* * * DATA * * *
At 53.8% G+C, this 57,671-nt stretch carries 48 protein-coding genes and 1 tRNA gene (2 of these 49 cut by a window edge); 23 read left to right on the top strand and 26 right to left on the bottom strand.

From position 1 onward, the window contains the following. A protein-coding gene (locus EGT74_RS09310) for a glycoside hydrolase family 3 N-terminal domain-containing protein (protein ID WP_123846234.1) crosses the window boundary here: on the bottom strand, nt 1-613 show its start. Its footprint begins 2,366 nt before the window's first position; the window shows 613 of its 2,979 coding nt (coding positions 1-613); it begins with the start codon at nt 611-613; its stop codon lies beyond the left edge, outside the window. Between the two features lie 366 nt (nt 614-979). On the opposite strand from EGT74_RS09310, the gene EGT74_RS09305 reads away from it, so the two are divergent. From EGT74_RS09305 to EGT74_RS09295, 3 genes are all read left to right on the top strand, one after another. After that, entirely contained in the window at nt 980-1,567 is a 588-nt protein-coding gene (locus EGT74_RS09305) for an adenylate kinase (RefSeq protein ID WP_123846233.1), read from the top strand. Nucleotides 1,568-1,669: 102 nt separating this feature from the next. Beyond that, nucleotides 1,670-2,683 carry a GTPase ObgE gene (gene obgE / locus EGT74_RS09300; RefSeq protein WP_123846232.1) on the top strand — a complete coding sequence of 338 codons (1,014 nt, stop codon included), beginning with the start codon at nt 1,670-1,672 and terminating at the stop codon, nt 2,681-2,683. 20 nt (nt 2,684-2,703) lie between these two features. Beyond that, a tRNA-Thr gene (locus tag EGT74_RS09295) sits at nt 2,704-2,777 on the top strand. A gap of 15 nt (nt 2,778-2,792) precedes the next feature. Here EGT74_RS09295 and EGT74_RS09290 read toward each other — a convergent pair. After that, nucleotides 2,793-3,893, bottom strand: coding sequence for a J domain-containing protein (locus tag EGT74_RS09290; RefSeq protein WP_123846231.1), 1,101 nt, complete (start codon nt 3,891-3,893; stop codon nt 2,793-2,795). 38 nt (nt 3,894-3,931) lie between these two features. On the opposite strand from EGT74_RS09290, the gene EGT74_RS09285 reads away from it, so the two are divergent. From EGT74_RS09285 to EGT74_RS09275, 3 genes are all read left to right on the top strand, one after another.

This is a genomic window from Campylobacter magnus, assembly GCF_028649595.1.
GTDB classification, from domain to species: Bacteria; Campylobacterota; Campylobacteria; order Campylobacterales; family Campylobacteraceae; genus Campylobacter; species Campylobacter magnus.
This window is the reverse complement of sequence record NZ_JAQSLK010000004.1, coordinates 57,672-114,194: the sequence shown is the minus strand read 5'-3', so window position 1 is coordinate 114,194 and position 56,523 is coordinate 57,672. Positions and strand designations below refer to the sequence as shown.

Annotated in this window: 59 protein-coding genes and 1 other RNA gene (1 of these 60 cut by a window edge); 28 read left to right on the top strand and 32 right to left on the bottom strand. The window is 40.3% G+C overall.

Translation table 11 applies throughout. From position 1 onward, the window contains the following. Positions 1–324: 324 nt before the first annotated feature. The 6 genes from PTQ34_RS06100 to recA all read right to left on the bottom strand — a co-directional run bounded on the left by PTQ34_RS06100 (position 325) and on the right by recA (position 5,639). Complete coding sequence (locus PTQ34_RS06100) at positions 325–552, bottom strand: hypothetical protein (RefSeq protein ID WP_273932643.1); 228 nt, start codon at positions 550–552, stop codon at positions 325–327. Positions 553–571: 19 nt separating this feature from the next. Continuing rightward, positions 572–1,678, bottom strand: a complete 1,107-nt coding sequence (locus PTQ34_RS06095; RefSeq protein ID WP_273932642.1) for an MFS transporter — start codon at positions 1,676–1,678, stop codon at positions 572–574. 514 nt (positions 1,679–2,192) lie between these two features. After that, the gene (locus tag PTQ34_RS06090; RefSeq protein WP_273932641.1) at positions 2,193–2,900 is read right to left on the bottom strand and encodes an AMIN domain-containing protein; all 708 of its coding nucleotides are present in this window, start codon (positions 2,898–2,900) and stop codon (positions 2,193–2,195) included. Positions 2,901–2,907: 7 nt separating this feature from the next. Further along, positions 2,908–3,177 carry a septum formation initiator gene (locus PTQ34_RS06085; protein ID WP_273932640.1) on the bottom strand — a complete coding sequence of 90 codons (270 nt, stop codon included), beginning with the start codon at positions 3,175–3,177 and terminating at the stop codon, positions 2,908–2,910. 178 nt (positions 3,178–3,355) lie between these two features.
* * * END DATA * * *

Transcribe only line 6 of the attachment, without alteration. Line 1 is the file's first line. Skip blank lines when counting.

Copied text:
Annotated in this window: 59 protein-coding genes and 1 other RNA gene (1 of these 60 cut by a window edge); 28 read left to right on the top strand and 32 right to left on the bottom strand. The window is 40.3% G+C overall.